Posted by Craig Borlase on 25 November 2016

When it came to being used by God to save the world, there were some very clear reasons why Mary might have counted herself out. She was young. And she was female. And she was poor.

How poor? This poor:

‘When the time came for the purification rites required by the Law of Moses, Joseph and Mary took him to Jerusalem to present him to the Lord (as it is written in the Law of the Lord, “Every firstborn male is to be consecrated to the Lord”), and to offer a sacrifice in keeping with what is said in the Law of the Lord: “a pair of doves or two young pigeons.”
[Luke 2:22-24, NIV]

Instead of sacrificing a lamb as part of the ritual purification process for their child, Mary and Joseph were forced to go for the bargain bins and offer instead a pair of pigeons (an option for the poor that’s outlined in Leviticus 12:8).

We all have some good reasons for ruling ourselves out. Our past, our failures, our doubts and fears, our age, wage, insecurities or pains.

But God has a different line by which he judges our suitability. No-one is excluded from being part of God’s plan. As he reminded Samuel when he went to anoint the shepherd boy who was to be king of Israel… ‘The Lord does not look at the things man looks at. Man looks at the outward appearance, but the Lord looks at the heart.’ [1 Samuel 16:7]

Before anything else, God looks for a changed heart.

And that’s what he found in Mary.

A young woman who was willing and able to risk everything – her marriage, her future, her place in society, her role as a mother – for the sake of trusting God.

A person living in poverty, who embraced generosity.

All of us are broken. None of us are overqualified for the work that God would involve us in. And yet all of us are invited.

Into what? Perhaps, like Mary, our background and God’s calling might not appear to be directly aligned. Or perhaps, like David, we’ll be surrounded by others who look like they could do the job better.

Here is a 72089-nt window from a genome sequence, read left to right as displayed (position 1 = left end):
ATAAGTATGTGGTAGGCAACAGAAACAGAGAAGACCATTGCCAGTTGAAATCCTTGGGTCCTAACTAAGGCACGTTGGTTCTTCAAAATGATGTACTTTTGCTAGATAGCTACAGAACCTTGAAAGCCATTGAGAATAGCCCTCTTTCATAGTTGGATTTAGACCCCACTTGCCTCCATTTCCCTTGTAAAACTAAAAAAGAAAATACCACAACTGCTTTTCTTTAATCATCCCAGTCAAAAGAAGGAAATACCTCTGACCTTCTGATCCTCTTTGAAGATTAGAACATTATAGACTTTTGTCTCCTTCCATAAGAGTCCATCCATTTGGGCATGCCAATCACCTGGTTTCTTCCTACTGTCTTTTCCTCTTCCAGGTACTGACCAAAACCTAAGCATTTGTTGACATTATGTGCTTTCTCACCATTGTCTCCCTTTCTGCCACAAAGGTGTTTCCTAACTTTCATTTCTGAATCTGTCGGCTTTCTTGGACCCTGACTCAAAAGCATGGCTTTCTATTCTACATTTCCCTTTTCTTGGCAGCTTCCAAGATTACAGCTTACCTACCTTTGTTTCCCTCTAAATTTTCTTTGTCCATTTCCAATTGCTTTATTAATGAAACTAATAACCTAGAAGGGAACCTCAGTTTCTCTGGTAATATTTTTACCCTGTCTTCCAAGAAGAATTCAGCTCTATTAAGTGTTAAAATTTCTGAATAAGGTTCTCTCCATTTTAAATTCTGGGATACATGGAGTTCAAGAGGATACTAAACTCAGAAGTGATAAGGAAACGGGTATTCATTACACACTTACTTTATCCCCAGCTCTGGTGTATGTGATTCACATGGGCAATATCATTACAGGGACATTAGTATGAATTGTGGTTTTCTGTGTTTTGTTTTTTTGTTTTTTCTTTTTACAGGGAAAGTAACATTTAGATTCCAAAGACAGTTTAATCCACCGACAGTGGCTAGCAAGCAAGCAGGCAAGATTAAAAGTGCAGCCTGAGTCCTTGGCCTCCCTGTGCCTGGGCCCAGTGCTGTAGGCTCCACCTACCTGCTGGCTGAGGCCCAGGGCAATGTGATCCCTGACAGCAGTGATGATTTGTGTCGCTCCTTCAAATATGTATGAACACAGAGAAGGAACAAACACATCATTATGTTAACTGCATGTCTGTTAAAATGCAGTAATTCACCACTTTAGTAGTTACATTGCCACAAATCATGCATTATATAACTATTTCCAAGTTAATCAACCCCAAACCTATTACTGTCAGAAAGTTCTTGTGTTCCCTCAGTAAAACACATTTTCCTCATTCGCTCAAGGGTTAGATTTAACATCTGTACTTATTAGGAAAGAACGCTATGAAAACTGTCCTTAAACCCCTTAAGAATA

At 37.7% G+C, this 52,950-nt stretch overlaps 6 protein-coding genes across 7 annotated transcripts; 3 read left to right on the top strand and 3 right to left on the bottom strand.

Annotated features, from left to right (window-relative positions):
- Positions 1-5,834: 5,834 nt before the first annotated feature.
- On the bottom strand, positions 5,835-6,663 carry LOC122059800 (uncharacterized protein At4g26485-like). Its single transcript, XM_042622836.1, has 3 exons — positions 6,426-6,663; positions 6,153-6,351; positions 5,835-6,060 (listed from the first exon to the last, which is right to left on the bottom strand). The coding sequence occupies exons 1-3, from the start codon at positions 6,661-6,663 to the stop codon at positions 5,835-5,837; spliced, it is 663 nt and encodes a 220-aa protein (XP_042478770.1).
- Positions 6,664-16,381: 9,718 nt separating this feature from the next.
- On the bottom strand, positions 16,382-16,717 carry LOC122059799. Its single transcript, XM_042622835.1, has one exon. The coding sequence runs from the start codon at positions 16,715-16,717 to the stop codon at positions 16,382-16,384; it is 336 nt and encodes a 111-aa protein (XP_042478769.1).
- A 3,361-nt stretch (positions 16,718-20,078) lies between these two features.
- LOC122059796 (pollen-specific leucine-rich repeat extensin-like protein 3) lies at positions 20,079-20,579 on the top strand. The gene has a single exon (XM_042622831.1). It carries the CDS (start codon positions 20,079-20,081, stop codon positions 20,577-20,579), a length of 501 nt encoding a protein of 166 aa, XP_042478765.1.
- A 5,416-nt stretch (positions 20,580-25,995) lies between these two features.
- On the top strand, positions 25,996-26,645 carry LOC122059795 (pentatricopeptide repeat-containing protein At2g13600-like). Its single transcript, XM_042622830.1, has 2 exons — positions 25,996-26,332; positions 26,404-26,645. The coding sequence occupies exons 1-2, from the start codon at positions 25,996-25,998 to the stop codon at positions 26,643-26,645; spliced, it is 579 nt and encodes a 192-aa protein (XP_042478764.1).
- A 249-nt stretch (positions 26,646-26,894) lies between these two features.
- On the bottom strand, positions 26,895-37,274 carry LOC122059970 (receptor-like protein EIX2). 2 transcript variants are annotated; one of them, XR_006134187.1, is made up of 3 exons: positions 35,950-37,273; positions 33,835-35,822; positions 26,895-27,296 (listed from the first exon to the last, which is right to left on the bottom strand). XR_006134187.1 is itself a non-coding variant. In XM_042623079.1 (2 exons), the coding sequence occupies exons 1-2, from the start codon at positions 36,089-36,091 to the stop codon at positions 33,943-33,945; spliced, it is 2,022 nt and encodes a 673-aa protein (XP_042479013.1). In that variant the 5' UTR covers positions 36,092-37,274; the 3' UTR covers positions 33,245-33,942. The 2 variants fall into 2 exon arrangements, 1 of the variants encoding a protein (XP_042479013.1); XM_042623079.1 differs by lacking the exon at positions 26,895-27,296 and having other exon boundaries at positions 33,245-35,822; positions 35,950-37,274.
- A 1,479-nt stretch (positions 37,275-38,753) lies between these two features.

What matters is the heart. What matters is that we say ‘yes’ to God. Even today, Even now.

More like this

the Friday Pickle - will we sing for the slaves whose voices are silenced?

There’s a long history of slaves worshipping through song. From the freshly-freed Israelites in Exodus 15 to the sounds of the Negro spirituals expressing the hope of going home, their songs have become ours. Is that still true for today's slaves?

The Friday Pickle - how do you know when it's time to step back?

Christian ministry has little time for empire building or power-hoarding - or, at least it shouldn’t. Talk to any church leader working today, and they’ll tell you about the significant impact that generous leaders played in their lives. These were the people who handed over power, who let the young punks take the microphone, who took risks for the sake of the Kingdom and who knew that being a servant leader was more about being a Jesus-directed servant than it was a power-hungry leader.

How do you deal with criticism?

Whether you call them haters or Spiritual Opposition, we all encounter people who don’t like what we do as much as we do. How do you handle yours?